FOR THOSE WHO like to cut a fresh rose on a May morning, the limitations of a Guilford Avenue rowhouse garden meant nothing.
We may have lived in the air-polluted city. We had hours of deep shadow cast by an adjoining apartment house. Our urban greensward was about as large as some of our suburban friends' living room rugs. But we always had roses -- bowls and vases full of them from May through November, maybe December.
One of my earliest recollections of our backyard garden is intertwined billowing white clouds of laundry, the clotheslines and the wooden props used to support the clothes and bed linens of a household of 12 people.
Like many of our neighbors, we were proud of our roses, as we were of the postage-stamp of grass in the back. It was a point of honor that it be kept up. If nothing else, the alleys were well-used by our neighbors, and garden-gazing was a pastime engaged in by those who knew the backyard shortcuts to the corner stores and soda fountains.
My great Aunt Cora was the chief gardener in the house, a role much coveted by my mother, her niece. They had a serious garden rivalry and it was best to disappear on those occasions when the two tangled.
Mostly they didn't, but they were protective of their roses, the bushes that each had been given or bought. For example, a hybrid tea rose called the Doctor was a favorite of Aunt Cora. Her son Jimmie was a surgeon and she associated it with him. My mother liked her Queen Elizabeth because it was a strong producer.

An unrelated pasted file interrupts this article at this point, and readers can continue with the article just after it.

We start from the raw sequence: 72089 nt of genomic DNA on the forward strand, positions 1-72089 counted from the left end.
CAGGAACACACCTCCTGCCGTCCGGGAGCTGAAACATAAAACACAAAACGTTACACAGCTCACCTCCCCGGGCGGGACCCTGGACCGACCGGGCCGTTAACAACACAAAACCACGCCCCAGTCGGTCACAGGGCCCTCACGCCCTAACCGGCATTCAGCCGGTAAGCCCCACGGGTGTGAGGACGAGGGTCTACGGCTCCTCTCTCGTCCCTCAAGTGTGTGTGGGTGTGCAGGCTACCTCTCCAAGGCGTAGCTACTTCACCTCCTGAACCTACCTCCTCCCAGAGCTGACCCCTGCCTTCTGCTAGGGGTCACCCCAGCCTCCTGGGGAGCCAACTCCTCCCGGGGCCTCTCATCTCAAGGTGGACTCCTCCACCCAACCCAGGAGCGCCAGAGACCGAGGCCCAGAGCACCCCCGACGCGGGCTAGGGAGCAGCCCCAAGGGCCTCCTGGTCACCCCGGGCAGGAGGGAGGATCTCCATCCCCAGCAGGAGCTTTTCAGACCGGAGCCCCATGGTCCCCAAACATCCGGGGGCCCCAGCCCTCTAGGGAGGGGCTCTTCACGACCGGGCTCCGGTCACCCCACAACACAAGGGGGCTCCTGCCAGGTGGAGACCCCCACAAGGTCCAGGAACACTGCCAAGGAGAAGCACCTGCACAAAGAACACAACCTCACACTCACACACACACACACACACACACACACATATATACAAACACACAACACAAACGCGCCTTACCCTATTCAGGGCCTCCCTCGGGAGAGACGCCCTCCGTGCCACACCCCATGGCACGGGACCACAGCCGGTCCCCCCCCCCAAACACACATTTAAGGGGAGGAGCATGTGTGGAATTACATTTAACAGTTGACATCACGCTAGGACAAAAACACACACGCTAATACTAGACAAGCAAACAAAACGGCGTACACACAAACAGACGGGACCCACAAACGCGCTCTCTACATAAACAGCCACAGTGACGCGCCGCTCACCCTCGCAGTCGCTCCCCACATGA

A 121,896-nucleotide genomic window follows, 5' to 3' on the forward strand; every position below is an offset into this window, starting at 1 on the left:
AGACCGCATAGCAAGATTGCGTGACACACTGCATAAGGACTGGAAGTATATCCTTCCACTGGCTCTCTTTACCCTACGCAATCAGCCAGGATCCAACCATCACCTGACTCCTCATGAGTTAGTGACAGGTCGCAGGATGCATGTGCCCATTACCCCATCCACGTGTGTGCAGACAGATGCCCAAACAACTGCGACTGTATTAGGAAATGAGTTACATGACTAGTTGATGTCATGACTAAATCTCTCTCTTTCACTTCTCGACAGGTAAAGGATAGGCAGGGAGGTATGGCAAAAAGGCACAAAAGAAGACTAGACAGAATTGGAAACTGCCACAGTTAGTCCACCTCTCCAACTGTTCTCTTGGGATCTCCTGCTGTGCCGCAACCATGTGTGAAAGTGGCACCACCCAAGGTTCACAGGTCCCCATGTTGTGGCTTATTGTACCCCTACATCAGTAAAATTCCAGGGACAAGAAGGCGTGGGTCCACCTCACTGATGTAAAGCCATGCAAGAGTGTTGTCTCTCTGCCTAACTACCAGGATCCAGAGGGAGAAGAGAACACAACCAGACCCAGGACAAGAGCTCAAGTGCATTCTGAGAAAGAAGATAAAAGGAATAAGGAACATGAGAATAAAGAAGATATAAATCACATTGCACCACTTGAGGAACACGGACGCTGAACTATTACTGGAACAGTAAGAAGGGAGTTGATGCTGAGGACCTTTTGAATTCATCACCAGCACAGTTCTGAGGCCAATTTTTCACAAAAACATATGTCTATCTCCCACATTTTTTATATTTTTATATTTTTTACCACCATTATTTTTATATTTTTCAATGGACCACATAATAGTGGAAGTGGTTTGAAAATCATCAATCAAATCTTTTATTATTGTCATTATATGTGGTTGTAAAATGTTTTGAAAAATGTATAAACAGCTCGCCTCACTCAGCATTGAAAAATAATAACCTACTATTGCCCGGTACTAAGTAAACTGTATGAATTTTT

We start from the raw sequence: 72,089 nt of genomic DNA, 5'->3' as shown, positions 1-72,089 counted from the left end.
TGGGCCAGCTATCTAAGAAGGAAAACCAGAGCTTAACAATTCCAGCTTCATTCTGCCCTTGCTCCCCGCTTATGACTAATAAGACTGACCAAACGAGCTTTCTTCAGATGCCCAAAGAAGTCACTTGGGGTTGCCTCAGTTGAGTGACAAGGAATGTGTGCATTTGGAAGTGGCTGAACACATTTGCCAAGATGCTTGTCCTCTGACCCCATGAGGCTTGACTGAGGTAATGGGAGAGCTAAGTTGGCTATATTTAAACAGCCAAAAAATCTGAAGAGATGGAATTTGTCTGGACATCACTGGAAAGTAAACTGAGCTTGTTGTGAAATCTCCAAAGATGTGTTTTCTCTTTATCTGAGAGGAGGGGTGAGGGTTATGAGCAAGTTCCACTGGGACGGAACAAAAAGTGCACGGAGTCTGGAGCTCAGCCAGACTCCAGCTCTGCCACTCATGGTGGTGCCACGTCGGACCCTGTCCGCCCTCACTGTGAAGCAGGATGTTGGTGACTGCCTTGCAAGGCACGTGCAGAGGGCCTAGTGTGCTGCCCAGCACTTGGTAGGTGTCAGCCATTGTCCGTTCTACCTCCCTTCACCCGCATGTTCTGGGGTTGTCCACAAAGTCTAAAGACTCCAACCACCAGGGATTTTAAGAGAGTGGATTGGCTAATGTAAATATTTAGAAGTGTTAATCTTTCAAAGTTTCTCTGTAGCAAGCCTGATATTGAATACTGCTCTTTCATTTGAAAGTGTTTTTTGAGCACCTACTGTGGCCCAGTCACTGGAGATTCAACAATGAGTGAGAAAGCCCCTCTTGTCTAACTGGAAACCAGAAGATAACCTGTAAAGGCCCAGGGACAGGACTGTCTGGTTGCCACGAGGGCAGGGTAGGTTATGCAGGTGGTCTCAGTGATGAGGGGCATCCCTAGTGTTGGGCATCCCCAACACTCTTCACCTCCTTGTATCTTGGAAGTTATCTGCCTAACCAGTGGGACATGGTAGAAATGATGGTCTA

Cora, ever the Baltimore traditionalist, liked to do her garden shopping in the most asphalted part of Baltimore -- at the old J. Mann's seed company on Forrest Street opposite the Belair Market in Oldtown.
As a child, I was sentenced to carry home for her a bag of dehydrated cow manure on the No. 8 streetcar. "Why, it hardly smells at all," Cora assured me.
On another occasion, when I went into deepest hiding, she tore off after a small circus parade that marched across 29th Street in search of elephant manure, and was richly rewarded. Cora worked 29th Street for an hour with a flat-bladed shovel. What the elephants left behind produced gorgeous blossoms the rest of that growing season. The neighbors giggled and chattered over this stunt for decades. Our gardeners considered the elephant's gift a rich one indeed.
My mother's best friend Bertha Hollander lived in Philadelphia. When we visited, my father was not allowed to use either Route 40 or I-95. Those ways would have been too simple and direct.
My mother preferred Route One, the way of her childhood and, outside Oxford, Penn., the home of Star Roses. She thought that locally grown roses were healthier -- and besides, she could smoke her signature Lucky Strike while walking through the display beds as she ordered the employees to run her selections to the car's trunk. Planted, weeded and fertilized, those roses bloomed and bloomed year after year.
And when the bouquets were cut, they often went right out the front door, a gift to someone who needed the lift that only a home-grown rose delivers on a May morning.